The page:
Another Real Estate Investor Admits Rigging Bids at Foreclosure Auctions

Allison Tussey —  June 15, 2015 — 1 Comment

David Wedean, a Georgia real estate investor, pleaded guilty for his role in conspiracies to rig bids and commit mail fraud at public real estate foreclosure auctions in Georgia.

Felony charges against Wedean were filed on April 27, 2015, in the U.S. District Court of the Northern District of Georgia in Atlanta. According to court documents, from at least as early March 2007 and continuing at least until August 2011, in Fulton County, Georgia, and from at least as early as August 2007 and continuing at least until September 2011, in DeKalb County, Georgia, Wedean conspired with others not to bid against one another, but instead designated a winning bidder to obtain selected properties at public real estate foreclosure auctions in Fulton and DeKalb Counties.

Wedean was also charged with a conspiracy to use the mail to carry out a scheme to fraudulently acquire title to selected Fulton and DeKalb properties sold at public auctions, to make and receive payoffs and to divert money to co-conspirators that would have gone to mortgage holders and others by holding second, private auctions open only to members of the conspiracy. The department said that the selected properties were then awarded to the conspirators who submitted the highest bids in the second, private auctions.

The primary purpose of the conspiracies was to suppress and restrain competition and to conceal payoffs in order to obtain selected real estate offered at Fulton and DeKalb County public foreclosure auctions at non-competitive prices. When real estate properties are sold at these auctions, the proceeds are used to pay off the mortgage and other debt attached to the property, with remaining proceeds, if any, paid to the homeowner. According to court documents, these conspirators paid and received money that otherwise would have gone to pay off the mortgage and other holders of debt secured by the properties, and, in some cases, the defaulting homeowner.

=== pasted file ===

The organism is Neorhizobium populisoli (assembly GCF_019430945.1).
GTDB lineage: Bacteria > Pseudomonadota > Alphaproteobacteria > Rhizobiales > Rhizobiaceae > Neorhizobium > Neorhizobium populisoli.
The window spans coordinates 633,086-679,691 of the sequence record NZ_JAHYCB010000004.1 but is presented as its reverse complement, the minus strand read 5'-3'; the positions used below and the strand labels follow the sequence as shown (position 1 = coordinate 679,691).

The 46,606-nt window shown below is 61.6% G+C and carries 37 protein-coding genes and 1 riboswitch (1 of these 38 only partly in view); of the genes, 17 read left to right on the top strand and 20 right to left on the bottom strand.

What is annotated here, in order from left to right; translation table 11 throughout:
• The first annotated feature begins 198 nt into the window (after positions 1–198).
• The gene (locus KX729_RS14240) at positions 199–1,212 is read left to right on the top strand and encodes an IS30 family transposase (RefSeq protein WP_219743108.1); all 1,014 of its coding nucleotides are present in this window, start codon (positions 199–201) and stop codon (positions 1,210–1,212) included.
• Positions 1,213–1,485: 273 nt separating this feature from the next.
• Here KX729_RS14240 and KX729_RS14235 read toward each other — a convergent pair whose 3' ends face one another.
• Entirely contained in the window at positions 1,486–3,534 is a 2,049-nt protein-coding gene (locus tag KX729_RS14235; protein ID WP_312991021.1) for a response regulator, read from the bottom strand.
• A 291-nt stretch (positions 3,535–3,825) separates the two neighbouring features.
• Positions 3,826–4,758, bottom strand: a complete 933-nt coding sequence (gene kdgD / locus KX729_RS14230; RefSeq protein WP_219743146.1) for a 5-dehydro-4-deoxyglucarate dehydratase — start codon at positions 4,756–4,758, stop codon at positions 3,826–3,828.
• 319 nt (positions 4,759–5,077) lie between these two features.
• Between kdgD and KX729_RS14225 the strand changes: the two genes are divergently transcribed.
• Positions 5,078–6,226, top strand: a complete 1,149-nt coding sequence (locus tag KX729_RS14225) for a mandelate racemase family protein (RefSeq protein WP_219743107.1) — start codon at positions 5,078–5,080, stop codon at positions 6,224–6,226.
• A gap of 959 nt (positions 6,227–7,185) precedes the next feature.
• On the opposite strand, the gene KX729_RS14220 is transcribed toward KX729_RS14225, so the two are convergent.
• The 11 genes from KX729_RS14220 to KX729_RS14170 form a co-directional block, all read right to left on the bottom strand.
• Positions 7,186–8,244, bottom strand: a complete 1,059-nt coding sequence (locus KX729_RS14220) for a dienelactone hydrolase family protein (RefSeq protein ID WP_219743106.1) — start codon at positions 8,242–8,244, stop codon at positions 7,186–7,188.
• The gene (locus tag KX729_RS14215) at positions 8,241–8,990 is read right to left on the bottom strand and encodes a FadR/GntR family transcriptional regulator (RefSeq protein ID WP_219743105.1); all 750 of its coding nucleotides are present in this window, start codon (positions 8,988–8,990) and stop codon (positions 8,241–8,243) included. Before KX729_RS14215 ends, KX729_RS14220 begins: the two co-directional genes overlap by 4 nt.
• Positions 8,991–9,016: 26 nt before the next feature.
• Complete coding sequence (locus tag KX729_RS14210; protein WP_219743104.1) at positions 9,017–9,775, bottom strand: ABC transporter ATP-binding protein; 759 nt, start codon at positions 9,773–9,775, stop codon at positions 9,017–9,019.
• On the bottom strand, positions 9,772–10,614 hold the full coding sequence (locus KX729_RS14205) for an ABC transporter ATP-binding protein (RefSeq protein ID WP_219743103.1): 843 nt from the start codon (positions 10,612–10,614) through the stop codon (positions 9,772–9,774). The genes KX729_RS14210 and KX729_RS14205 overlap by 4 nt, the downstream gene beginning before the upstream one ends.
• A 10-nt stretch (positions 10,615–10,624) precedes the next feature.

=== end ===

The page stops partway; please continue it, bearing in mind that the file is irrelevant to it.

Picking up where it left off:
A violation of the Sherman Act carries a maximum penalty of 10 years in prison and a $1 million fine for individuals. The maximum fine for a Sherman Act charge may be increased to twice the gain derived from the crime or twice the loss suffered by the victims of the crime if either amount is greater than the statutory maximum fine. A count of conspiracy to commit mail fraud carries a maximum penalty of 20 years in prison and a fine in an amount equal to the greatest of $250,000, twice the gross gain the conspirators derived from the crime or twice the gross loss caused to the victims of the crime by the conspirators.

Including Wedean, eight cases have been filed as a result of the ongoing investigation being conducted by Antitrust Division’s Washington Criminal II Section, the FBI’s Atlanta Division and the U.S. Attorney’s Office of the Northern District of Georgia.

“The defendant conspired with other real estate investors to profit by defrauding mortgage holders and property owners,” said Assistant Attorney General Bill Baer of the Justice Department’s Antitrust Division. “This case, which is the eighth prosecution so far against defendants for rigging public foreclosure auctions in Georgia, demonstrates the Division’s continuing commitment to rooting out corruption and fraud in real estate markets around the country.”

“The FBI, in working with the U.S. Department of Justice’s Antitrust Division, continues to address the unlawful bid rigging seen in Georgia’s real estate foreclosure auctions,” said Special Agent in Charge J. Britt Johnson of the FBI’s Atlanta Field Office. “The guilty plea of Mr. Wedean, a Georgia based real estate investor, not only illustrates the problem but also how the federal government will aggressively pursue those engaged in this criminal activity.”

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Allison Tussey

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One response to Another Real Estate Investor Admits Rigging Bids at Foreclosure Auctions

  1. In a business where it is fairly common to “partner” with another investor on a specific property, there isn’t any real reason to chill bids on many properties. The same greed that moves the line past legitimate joint venture in to conspiracy is what eventually leads to conviction.

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